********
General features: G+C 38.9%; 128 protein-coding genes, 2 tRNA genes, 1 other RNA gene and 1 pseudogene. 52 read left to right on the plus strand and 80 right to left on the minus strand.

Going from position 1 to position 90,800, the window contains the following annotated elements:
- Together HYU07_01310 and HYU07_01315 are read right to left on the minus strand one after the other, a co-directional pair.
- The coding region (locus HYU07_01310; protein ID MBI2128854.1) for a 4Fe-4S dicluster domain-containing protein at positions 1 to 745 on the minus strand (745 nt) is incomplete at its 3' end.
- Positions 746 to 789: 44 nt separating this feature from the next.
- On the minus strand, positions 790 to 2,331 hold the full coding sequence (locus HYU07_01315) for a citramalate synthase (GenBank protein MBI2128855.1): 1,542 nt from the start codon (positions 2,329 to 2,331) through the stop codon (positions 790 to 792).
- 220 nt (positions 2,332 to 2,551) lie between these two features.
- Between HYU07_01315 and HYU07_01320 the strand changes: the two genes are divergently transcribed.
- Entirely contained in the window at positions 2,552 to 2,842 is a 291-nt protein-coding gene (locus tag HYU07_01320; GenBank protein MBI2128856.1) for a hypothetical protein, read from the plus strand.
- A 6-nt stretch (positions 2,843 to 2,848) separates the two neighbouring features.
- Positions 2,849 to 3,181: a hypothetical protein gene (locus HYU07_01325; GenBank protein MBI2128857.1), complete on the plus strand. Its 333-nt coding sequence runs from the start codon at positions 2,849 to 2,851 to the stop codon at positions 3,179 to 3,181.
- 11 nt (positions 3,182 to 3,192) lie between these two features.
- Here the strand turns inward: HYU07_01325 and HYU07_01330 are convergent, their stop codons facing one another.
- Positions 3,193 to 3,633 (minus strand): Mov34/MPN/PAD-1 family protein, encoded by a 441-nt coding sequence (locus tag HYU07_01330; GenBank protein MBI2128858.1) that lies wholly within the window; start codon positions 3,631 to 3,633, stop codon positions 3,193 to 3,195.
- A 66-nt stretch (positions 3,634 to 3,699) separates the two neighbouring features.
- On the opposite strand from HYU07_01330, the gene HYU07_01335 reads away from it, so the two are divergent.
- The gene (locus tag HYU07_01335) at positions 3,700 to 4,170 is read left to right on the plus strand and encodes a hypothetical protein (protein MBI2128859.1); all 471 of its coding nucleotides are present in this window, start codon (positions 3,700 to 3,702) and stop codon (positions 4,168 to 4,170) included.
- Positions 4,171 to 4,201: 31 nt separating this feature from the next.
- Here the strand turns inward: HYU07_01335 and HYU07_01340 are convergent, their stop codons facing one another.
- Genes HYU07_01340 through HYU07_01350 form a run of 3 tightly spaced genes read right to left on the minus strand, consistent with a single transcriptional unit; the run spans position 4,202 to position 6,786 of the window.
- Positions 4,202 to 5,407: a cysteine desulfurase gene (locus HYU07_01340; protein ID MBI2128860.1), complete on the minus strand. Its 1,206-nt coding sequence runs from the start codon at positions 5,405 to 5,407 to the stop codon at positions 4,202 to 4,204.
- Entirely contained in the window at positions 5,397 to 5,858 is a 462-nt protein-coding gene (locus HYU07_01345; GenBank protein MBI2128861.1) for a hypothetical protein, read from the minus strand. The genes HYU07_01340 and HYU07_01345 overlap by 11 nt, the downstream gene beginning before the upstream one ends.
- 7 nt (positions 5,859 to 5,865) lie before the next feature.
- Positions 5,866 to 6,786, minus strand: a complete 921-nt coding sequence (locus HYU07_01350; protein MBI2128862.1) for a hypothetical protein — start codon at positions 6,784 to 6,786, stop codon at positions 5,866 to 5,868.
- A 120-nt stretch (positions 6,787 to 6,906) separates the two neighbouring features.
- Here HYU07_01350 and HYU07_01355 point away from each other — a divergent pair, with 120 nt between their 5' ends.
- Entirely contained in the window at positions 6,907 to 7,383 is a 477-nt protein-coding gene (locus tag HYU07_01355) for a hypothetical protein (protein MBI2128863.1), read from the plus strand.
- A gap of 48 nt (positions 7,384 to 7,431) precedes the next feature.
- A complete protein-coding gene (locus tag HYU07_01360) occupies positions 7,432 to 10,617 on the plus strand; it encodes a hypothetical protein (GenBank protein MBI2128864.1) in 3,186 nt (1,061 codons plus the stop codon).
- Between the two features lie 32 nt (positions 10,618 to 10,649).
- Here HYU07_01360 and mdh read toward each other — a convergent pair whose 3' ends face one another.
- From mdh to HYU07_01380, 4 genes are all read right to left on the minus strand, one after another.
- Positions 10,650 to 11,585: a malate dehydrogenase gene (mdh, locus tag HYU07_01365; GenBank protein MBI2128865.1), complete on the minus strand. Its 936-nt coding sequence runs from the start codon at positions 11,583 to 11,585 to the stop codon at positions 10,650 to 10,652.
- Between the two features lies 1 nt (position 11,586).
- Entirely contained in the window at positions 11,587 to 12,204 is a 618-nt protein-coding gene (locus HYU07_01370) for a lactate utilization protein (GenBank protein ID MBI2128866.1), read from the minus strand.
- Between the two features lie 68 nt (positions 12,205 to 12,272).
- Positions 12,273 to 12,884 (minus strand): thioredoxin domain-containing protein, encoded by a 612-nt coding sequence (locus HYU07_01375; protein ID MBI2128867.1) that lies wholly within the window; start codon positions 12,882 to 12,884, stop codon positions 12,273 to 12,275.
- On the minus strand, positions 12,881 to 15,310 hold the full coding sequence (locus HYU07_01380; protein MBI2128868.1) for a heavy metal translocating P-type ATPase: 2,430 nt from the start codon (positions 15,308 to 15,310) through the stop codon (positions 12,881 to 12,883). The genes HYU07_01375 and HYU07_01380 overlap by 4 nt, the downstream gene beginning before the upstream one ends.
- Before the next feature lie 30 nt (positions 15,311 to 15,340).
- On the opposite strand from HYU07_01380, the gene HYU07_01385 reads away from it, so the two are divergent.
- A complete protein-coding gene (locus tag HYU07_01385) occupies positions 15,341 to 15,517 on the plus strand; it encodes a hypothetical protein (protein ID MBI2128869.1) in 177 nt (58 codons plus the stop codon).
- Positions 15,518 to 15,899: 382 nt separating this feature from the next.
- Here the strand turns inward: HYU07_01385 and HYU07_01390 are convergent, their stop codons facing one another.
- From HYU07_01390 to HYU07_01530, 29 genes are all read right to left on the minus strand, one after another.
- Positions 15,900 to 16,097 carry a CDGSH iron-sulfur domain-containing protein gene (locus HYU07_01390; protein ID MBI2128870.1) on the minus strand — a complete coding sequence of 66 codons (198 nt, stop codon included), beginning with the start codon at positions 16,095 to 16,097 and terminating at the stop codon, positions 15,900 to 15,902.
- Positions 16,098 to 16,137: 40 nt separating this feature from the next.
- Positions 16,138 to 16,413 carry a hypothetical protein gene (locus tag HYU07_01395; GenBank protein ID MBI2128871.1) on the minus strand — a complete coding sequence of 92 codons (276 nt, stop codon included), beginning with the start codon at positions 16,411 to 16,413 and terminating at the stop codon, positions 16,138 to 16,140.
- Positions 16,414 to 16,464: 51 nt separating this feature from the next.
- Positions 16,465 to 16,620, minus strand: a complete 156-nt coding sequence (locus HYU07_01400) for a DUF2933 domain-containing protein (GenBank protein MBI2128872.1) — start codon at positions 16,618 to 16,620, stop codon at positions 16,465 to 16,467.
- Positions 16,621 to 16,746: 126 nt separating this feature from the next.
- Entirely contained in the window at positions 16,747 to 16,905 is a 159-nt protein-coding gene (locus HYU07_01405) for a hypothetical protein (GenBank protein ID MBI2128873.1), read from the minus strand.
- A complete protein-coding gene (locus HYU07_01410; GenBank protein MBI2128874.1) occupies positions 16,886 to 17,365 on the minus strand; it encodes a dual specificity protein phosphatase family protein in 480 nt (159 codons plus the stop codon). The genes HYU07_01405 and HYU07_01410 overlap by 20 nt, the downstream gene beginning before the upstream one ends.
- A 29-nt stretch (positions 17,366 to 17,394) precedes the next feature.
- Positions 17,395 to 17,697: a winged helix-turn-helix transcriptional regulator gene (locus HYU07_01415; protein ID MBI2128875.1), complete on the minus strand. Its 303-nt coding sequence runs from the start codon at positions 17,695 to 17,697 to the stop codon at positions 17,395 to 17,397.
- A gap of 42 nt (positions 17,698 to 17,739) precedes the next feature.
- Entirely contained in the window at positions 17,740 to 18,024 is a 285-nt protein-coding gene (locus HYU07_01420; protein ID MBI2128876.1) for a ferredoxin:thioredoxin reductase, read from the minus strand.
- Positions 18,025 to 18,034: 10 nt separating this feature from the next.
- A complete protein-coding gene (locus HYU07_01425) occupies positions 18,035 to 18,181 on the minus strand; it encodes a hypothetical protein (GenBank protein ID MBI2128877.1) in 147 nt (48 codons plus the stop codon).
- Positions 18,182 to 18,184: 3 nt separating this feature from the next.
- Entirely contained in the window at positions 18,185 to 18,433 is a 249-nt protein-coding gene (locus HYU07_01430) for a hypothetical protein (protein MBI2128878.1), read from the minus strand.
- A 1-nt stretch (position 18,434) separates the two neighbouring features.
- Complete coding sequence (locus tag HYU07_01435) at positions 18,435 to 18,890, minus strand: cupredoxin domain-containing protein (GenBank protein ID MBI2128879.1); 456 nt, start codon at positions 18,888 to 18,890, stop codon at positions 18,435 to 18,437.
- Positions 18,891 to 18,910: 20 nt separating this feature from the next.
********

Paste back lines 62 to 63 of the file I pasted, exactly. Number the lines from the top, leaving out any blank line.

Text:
- Complete coding sequence (locus tag HYU07_01435) at positions 18,435 to 18,890, minus strand: cupredoxin domain-containing protein (GenBank protein ID MBI2128879.1); 456 nt, start codon at positions 18,888 to 18,890, stop codon at positions 18,435 to 18,437.
- Positions 18,891 to 18,910: 20 nt separating this feature from the next.